Wishing all readers a merry Christmas and very happy New Year from the Marketing and PR blog. See you next year!
As we edge nearer to the Christmas break, cards and gifts have begun to arrive at the office and dinners/lunches dominate the work diary. It really is a rather lovely time of year!
But how do you decide who to just send festive greetings to and who to spoil with something really special?
Most PR and marketing firms will send champagne, chocolates or something personalised by the agency to their clients at Christmas as a thank you for their continued support, while others will invite them out for dinner or drinks. How much a client has spent that year will often determine the nicety of the restaurant or calibre of the gift, though!
When I received an email stating I would not receive a certain Christmas card this year because the money had been donated to charity instead, I began to wonder whether we should still expect such gifts when economically things are rather tough. Would we stop working with an agency if they didn’t send anything? Would we prefer to receive a discount on 2011’s service charge instead, perhaps?
I don’t doubt that agencies will continue to say “thanks” with a present or dinner (or both!) at Christmas, but I wonder whether we might see a slight tightening of the purse strings during the course of the year (cheaper restaurants / slightly less extravagant gifts) as people try to save a few pennies wherever they can.
I absolutely adore the TV series The West Wing and have often found inspiration for my blog and my work by doing nothing more than sitting on the sofa, kicking back and watching an episode (or two).
My latest line of thought to be triggered by the show was all about “controlling the story”. The White House press secretary C.J. Cregg is most often featured handling difficult situations and potentially damaging leaks by ‘managing’ the story from the moment that it appears on her radar.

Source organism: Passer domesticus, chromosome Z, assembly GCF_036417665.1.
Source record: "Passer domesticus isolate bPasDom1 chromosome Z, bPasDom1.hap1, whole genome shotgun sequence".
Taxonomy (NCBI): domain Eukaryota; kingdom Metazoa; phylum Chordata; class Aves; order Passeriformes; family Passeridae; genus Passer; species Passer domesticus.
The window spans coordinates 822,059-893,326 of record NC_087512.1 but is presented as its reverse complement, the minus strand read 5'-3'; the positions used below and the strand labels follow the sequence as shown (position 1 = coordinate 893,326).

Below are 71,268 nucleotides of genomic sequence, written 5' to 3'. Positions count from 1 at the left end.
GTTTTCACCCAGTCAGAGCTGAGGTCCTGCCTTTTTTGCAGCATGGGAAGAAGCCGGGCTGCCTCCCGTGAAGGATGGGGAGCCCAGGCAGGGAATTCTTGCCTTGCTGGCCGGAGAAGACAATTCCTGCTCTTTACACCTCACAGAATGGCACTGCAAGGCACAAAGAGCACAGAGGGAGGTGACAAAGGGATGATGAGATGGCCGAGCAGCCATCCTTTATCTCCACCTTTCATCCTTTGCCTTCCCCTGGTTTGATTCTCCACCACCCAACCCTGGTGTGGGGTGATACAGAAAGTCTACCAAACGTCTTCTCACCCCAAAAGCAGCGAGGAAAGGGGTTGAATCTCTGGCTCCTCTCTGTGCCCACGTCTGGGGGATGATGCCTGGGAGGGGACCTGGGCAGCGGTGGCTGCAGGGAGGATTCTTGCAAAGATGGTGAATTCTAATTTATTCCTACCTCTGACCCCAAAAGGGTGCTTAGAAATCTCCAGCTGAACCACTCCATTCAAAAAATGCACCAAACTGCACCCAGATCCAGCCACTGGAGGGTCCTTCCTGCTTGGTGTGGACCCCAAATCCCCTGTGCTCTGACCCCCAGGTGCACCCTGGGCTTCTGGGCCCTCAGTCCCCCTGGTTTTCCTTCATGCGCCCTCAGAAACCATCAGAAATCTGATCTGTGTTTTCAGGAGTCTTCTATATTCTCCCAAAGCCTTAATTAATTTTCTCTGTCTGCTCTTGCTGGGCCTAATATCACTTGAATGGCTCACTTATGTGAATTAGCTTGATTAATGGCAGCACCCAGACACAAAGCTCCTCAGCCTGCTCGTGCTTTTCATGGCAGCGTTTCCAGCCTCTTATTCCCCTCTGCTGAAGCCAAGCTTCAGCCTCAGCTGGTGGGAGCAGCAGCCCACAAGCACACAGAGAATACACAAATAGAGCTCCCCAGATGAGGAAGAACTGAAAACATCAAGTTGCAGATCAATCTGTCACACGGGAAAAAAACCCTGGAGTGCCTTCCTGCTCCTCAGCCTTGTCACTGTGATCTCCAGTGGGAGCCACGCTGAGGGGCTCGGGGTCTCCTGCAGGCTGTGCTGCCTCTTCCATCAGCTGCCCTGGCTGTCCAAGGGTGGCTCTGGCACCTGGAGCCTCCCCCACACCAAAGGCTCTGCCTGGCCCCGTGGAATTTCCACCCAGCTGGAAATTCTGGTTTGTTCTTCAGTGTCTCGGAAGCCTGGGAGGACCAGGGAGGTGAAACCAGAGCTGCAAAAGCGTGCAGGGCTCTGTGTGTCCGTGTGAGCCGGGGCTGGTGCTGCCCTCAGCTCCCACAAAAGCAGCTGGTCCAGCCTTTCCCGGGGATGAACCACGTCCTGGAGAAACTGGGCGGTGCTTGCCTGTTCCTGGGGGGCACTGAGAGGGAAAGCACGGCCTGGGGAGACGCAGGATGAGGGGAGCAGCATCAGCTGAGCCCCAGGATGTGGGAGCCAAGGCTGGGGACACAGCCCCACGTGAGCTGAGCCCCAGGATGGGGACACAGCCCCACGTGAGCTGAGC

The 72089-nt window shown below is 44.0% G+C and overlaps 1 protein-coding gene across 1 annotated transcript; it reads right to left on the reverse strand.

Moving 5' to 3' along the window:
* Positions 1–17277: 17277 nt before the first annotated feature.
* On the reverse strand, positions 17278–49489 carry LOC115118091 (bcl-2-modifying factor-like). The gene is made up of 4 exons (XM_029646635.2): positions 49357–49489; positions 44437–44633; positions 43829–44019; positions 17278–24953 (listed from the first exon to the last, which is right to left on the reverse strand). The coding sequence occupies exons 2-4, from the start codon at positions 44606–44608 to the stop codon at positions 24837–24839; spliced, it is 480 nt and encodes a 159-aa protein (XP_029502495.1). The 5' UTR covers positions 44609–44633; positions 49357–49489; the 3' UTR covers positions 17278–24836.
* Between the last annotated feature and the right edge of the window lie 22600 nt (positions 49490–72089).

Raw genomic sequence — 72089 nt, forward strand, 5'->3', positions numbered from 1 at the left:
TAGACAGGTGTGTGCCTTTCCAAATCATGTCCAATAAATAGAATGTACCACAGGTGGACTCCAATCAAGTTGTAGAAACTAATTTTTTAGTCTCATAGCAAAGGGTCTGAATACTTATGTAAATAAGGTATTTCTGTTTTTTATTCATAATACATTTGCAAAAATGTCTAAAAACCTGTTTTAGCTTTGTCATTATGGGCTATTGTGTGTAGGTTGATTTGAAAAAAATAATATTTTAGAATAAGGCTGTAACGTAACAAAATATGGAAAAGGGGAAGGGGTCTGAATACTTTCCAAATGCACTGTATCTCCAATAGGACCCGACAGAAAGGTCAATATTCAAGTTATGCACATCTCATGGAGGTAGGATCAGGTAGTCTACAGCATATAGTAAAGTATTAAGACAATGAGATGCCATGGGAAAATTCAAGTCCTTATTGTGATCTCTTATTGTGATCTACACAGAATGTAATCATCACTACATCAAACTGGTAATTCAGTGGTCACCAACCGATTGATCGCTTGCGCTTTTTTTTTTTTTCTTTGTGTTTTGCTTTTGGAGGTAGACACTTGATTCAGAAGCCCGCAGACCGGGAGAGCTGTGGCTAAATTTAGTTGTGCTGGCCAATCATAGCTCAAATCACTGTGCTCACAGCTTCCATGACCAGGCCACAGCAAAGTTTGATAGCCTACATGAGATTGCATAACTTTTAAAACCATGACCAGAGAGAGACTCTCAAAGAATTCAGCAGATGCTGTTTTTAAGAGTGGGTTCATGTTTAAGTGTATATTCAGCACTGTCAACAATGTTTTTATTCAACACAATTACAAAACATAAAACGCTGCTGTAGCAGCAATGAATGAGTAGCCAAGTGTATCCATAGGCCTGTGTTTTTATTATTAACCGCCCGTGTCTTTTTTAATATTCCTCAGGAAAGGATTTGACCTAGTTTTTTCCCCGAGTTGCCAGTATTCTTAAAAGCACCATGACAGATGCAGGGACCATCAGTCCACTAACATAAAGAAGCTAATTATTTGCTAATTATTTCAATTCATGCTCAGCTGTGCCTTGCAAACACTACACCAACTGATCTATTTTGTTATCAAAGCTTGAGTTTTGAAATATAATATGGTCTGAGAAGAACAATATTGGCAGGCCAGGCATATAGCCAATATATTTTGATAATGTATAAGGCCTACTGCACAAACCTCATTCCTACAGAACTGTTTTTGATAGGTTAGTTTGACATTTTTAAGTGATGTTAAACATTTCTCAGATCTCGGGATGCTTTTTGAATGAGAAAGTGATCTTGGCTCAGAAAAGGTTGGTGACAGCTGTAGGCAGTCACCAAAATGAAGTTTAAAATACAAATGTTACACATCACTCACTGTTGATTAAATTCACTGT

Fictional or not, the character’s unquestionable relationships with the White House press corps means that the journalists will often go to C.J. with a quote or information about The White House / the President before they take it to their editors. If there’s even the slightest chance that it will be damaging to the party, the press secretary will (quite incredibly) normally hear about it first.
While she can’t always stop them running the story, being able to prepare a response and warn the people involved ahead of time is absolutely invaluable.
PR professionals, however good, are rarely able to kill a story that’s got the potential to cause a significant stir and get the journalist a front-page byline. But, knowing what’s being written about your client, your company or yourself can help you stay one step ahead of the press and prepare for whenever the storm might hit.
I was (rather unusually) flicking through a glossy, weekly magazine the other day and found myself reading quotes from an “unnamed source” time and time again.
I questioned each one’s credibility and marvelled at how full-page stories were created around them. But, if I was a regular reader, would that disbelief disappear? Is the frequency of their inclusion a sign that a specific set of magazine readers are happy to accept stories based on rumor and gossip? Could it actually be what they demand?
A movie released in 2000 called “Gossip” carried the tagline: You Know You Love It. Whoever came up with that was clearly very wise.
Ahead of the official World Cup 2018 announcement today, the Sky News team discussed at length “unconfirmed” reports that the England bid had been rejected during the first stage of voting; BBC Radio 5 live also prematurely quoted Spanish reports that (correctly) claimed Russia had been successful.
Twitter, of course, went into speculation overdrive:
People clearly love rumor and supposition, so will more of our news be delivered this way in the not so distance future?